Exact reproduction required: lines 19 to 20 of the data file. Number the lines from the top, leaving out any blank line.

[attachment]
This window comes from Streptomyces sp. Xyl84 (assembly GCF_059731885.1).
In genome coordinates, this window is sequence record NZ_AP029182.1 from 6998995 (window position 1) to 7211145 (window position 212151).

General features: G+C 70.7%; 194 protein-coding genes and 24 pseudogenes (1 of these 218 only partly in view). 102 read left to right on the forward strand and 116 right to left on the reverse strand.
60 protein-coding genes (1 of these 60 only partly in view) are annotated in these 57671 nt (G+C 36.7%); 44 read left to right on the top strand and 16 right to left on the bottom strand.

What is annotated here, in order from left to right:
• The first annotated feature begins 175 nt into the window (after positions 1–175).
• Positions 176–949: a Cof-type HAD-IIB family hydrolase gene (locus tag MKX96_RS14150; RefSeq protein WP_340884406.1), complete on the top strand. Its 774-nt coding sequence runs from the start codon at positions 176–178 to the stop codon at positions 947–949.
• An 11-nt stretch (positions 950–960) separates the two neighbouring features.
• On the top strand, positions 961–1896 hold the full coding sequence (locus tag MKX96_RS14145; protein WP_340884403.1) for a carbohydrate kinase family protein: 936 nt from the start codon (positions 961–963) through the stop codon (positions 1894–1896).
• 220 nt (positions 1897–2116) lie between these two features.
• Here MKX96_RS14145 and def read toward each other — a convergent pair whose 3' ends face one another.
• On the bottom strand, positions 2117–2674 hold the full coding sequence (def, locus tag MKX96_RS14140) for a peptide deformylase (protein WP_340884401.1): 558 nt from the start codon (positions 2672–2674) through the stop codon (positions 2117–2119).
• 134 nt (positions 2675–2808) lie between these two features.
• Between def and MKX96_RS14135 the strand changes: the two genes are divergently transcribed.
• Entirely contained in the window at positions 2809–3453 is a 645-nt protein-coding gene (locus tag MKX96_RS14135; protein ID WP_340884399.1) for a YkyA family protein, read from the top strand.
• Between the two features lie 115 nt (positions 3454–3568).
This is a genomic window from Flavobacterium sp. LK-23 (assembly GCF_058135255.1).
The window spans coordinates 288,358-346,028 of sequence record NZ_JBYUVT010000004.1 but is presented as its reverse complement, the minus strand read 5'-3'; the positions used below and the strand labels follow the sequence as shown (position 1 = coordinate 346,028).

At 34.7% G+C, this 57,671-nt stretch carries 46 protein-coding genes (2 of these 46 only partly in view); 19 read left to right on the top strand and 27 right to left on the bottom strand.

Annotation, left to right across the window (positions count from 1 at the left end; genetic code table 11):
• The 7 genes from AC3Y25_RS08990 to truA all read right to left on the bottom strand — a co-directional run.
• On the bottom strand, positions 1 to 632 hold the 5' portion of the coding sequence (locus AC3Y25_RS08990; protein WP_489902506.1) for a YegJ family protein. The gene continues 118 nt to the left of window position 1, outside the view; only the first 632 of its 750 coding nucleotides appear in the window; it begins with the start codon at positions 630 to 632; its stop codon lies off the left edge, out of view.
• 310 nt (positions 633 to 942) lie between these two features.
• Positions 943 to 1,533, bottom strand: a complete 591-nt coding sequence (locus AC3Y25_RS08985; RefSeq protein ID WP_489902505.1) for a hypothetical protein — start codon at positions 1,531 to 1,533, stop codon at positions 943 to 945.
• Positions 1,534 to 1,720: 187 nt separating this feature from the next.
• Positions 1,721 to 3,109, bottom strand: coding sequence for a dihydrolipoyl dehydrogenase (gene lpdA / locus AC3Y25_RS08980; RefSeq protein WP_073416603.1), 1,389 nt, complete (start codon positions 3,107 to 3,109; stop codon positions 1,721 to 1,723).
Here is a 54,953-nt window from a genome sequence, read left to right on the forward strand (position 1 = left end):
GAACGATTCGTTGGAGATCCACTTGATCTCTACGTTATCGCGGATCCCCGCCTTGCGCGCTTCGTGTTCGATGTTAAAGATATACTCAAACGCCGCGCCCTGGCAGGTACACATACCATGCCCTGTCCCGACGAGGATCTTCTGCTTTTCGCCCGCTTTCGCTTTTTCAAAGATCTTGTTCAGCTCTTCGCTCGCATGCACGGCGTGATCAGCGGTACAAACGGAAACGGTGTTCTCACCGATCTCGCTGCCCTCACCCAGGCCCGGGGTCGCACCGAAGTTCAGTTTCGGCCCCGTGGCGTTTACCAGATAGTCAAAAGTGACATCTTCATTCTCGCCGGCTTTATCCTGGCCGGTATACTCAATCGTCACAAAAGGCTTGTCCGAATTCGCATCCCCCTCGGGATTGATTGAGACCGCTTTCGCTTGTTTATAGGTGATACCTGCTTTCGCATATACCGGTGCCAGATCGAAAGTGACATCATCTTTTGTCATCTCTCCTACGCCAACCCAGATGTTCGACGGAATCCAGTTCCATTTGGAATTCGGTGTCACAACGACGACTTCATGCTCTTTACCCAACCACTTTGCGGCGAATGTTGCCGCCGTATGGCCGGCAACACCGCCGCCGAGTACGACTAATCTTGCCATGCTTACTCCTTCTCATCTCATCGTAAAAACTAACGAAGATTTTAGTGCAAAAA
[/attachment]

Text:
At 34.7% G+C, this 57,671-nt stretch carries 46 protein-coding genes (2 of these 46 only partly in view); 19 read left to right on the top strand and 27 right to left on the bottom strand.

Annotation, left to right across the window (positions count from 1 at the left end; genetic code table 11):